At III Forks, an upscale steak and seafood restaurant in Frisco, Texas, the beef must match the ambiance and the service. Chef Chris Voegli says it all must exceed expectations. It’s that attention to detail at the final step that makes the cattleman’s attention to detail worth it.
As a moderately to highly heritable trait, marbling is something that cattlemen have a lot of ability to manage. It also happens to be one of the major contributors to beef flavor. Texas Tech University meat scientist Jerrad Legako spoke about the topic at the 2020 American Society of Animal Science meetings.
Greg and Kristina Gaardbo bring people together over great food and great beef. The Chicago Culinary Kitchen is known for their delicious Texas-style barbecue prepared with passion, flair and Certified Angus Beef® products.
The son of peanut farmers, Arnis Robbins never had a barbecue business on his radar screen…until life changed and his passion was born. Today he and wife Mallory cook up to 300 briskets a day in their Lubbock, Texas, establishment named after their daughter.
Steakhouse Prime Cincinnati is a bustling fine-dining experience, but it didn’t start out like that when Executive Chef Shawn Heine was hired. So he took on the challenge of revamping the menu to include Certified Angus Beef.
Mike Mills eventually became famous in the barbecue world for his years in the competition circles. In 2010, the four-time world champion and three-time grand world champion in Memphis was inducted into the Barbecue Hall of Fame.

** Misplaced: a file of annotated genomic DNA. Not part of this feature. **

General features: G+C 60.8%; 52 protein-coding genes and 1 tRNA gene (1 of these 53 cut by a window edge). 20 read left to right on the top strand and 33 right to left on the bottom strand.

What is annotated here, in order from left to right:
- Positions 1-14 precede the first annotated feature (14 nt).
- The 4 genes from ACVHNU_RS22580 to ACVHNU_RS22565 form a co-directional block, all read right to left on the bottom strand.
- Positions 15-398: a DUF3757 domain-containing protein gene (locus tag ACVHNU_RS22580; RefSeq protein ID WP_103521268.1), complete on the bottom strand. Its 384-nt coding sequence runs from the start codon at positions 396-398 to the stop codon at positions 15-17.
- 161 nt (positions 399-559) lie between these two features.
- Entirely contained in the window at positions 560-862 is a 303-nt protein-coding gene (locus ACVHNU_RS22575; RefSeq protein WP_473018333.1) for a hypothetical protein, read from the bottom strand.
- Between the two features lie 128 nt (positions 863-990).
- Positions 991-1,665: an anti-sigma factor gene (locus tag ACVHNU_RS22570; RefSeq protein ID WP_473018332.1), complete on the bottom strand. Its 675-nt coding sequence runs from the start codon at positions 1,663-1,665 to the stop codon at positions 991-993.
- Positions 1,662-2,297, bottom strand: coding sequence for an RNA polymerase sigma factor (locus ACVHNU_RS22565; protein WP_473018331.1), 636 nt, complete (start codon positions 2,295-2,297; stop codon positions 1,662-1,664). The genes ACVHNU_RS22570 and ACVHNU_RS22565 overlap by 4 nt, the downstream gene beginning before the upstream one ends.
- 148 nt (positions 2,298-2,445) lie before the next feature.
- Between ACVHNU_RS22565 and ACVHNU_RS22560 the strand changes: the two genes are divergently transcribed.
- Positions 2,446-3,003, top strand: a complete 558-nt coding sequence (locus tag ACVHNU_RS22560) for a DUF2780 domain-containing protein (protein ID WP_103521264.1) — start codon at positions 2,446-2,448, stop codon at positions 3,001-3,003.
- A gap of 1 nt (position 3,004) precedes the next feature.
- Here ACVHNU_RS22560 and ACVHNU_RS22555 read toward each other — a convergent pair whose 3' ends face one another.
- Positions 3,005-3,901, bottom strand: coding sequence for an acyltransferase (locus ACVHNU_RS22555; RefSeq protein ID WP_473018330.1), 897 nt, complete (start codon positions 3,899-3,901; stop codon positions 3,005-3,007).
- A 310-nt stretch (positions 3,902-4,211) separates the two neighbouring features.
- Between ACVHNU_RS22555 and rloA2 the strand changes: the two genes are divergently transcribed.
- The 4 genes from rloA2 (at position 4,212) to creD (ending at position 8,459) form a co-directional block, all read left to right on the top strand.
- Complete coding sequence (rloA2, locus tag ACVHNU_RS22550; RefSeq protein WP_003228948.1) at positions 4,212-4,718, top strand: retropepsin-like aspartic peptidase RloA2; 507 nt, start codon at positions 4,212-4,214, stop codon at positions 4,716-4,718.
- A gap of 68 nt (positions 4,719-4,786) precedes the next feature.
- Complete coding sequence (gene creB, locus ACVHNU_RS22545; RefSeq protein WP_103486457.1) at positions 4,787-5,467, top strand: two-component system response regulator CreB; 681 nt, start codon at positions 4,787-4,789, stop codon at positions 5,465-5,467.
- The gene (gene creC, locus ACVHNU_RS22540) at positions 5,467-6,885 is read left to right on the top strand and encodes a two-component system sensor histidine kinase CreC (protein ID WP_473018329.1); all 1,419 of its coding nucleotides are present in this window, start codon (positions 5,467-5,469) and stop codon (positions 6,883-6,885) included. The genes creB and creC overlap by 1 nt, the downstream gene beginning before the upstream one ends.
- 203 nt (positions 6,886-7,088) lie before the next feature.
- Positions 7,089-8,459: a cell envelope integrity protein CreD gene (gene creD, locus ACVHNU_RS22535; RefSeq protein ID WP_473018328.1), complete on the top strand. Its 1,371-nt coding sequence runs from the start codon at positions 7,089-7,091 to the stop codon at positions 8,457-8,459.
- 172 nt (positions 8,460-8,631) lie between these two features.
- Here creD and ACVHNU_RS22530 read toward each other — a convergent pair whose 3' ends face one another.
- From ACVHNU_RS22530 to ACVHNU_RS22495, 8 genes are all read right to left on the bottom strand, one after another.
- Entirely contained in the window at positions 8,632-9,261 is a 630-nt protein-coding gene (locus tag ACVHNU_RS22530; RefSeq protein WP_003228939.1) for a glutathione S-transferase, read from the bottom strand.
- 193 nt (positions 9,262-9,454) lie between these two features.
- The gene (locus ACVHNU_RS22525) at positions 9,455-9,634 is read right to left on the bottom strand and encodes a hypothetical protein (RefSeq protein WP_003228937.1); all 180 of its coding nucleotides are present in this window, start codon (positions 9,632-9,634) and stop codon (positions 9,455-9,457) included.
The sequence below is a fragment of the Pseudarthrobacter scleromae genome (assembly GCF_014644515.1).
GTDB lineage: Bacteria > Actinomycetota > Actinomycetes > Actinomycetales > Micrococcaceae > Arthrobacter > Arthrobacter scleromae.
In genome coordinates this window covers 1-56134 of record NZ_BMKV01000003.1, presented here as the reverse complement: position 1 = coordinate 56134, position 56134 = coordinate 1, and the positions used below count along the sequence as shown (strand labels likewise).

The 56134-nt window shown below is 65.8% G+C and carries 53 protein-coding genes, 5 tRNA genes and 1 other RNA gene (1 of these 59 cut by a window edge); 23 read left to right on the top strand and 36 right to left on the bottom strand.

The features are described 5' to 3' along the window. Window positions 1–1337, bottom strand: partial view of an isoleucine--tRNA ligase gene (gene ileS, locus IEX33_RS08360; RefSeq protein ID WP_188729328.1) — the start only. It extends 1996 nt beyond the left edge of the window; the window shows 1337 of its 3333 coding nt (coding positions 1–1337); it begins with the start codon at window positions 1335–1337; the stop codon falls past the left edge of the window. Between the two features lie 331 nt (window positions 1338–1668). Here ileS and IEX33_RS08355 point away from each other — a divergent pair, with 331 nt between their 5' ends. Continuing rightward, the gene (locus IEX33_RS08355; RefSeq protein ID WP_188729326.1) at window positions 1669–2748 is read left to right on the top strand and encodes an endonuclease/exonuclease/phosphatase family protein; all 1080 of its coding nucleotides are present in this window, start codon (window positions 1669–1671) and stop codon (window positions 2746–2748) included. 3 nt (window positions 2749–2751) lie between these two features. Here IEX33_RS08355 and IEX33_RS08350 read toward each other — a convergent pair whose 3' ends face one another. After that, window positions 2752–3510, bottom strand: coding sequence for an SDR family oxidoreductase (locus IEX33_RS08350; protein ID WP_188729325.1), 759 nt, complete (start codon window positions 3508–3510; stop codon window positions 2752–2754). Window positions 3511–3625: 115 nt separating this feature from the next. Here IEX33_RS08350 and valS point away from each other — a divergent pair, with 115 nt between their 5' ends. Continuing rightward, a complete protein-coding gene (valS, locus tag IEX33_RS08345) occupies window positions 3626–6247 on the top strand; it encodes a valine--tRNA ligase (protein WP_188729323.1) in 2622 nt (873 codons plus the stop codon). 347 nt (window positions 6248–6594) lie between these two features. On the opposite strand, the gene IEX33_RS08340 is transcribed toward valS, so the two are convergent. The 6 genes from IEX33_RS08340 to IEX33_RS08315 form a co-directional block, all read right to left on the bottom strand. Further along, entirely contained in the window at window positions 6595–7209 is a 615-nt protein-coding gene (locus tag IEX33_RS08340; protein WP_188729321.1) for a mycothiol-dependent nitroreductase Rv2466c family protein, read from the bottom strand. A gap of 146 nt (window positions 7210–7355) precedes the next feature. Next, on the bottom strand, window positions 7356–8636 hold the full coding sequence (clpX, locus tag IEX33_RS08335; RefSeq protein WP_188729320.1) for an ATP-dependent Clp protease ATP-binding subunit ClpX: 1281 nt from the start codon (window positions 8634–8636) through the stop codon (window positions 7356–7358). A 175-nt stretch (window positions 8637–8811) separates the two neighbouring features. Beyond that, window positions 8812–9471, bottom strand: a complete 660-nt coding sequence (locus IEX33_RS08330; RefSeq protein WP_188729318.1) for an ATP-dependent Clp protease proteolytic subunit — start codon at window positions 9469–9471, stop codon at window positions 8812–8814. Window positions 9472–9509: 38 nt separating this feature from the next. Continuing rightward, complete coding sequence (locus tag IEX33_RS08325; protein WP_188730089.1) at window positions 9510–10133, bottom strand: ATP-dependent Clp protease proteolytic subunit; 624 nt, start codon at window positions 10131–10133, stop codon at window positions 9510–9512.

Doubts flooded in when the young couple decided to open a restaurant in the 1930s. Today, Okeechobee Steakhouse stands as the oldest of its kind in Florida. Known for their commitment to serving quality Certified Angus Beef®, third-generation owner, Ralph Lewis is appreciative of the cattle raisers who supply CAB product.
Chef Brett Sawyer wasn’t going to serve beef in his restaurant – it was too expensive, and he didn’t want to compete with other Cleveland steakhouses. Walking into the establishment, you wouldn’t expect to find a steak on the menu, let alone beef navel as a signature dish. The sleek, black façade meets rustic brick to match the rest of the block. Large oak doors with shimmering, gold letters on the window pane read “The Plum.”